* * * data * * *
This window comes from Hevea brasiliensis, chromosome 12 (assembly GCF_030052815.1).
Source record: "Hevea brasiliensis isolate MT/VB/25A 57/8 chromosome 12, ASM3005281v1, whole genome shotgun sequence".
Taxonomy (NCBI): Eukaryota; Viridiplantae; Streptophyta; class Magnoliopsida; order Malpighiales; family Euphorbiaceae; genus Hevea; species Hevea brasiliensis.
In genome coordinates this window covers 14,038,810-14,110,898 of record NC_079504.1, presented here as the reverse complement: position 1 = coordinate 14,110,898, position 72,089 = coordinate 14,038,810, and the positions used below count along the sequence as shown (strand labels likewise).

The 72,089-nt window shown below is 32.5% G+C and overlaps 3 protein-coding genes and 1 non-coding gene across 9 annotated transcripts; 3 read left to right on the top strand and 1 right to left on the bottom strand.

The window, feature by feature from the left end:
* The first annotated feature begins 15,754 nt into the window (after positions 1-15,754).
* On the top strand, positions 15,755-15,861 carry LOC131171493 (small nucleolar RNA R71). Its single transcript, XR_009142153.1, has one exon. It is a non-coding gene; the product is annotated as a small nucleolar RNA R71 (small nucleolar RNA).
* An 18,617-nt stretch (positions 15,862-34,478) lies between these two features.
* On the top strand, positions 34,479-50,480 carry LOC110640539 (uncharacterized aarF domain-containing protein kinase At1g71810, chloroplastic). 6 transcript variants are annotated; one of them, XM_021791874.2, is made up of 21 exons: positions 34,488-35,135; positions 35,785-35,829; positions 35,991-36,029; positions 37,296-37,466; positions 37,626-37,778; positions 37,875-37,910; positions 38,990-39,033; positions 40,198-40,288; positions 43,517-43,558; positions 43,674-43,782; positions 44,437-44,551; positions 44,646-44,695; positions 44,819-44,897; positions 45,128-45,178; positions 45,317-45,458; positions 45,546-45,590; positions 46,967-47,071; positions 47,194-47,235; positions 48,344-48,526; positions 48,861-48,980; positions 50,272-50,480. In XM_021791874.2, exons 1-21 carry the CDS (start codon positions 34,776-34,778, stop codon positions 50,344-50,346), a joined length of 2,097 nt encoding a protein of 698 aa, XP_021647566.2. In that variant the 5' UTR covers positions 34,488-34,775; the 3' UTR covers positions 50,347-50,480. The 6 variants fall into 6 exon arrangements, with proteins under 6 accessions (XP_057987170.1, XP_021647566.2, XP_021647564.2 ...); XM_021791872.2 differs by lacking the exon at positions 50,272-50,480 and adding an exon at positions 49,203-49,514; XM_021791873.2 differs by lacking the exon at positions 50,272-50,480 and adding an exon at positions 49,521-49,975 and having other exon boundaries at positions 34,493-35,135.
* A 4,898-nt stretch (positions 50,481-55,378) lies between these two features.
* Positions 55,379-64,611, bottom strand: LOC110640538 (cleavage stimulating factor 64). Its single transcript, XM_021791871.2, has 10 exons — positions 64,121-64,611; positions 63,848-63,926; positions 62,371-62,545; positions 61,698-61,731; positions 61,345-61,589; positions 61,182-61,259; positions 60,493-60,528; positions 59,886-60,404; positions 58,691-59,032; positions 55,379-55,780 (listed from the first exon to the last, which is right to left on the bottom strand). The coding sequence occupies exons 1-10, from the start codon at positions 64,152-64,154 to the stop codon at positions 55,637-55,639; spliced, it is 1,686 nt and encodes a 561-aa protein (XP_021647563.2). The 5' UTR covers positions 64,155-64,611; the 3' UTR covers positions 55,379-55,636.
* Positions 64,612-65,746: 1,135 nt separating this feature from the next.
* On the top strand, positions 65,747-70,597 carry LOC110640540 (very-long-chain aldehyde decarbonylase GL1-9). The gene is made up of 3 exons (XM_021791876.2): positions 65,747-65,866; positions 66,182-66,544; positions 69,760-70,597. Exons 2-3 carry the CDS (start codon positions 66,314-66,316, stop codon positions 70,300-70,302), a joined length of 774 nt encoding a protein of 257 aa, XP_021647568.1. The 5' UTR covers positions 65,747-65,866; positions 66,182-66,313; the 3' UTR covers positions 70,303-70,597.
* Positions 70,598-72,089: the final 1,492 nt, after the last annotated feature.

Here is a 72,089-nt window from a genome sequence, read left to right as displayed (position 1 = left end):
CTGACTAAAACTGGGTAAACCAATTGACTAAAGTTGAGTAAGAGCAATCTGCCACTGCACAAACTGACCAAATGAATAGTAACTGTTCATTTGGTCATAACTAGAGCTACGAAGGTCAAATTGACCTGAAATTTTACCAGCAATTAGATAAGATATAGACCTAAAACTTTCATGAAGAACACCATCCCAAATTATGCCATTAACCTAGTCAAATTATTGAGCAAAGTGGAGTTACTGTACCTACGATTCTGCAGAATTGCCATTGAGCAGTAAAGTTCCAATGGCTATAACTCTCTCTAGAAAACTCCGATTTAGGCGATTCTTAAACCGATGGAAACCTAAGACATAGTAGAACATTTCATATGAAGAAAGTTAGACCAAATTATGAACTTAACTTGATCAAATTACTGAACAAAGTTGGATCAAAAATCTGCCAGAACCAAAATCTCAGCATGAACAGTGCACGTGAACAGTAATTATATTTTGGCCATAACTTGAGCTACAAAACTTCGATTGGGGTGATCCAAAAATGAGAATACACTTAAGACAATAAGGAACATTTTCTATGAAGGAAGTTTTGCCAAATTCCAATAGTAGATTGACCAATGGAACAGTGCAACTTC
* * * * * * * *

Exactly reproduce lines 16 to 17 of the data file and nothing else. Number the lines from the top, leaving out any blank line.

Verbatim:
Here is a 72,089-nt window from a genome sequence, read left to right as displayed (position 1 = left end):
CTGACTAAAACTGGGTAAACCAATTGACTAAAGTTGAGTAAGAGCAATCTGCCACTGCACAAACTGACCAAATGAATAGTAACTGTTCATTTGGTCATAACTAGAGCTACGAAGGTCAAATTGACCTGAAATTTTACCAGCAATTAGATAAGATATAGACCTAAAACTTTCATGAAGAACACCATCCCAAATTATGCCATTAACCTAGTCAAATTATTGAGCAAAGTGGAGTTACTGTACCTACGATTCTGCAGAATTGCCATTGAGCAGTAAAGTTCCAATGGCTATAACTCTCTCTAGAAAACTCCGATTTAGGCGATTCTTAAACCGATGGAAACCTAAGACATAGTAGAACATTTCATATGAAGAAAGTTAGACCAAATTATGAACTTAACTTGATCAAATTACTGAACAAAGTTGGATCAAAAATCTGCCAGAACCAAAATCTCAGCATGAACAGTGCACGTGAACAGTAATTATATTTTGGCCATAACTTGAGCTACAAAACTTCGATTGGGGTGATCCAAAAATGAGAATACACTTAAGACAATAAGGAACATTTTCTATGAAGGAAGTTTTGCCAAATTCCAATAGTAGATTGACCAATGGAACAGTGCAACTTC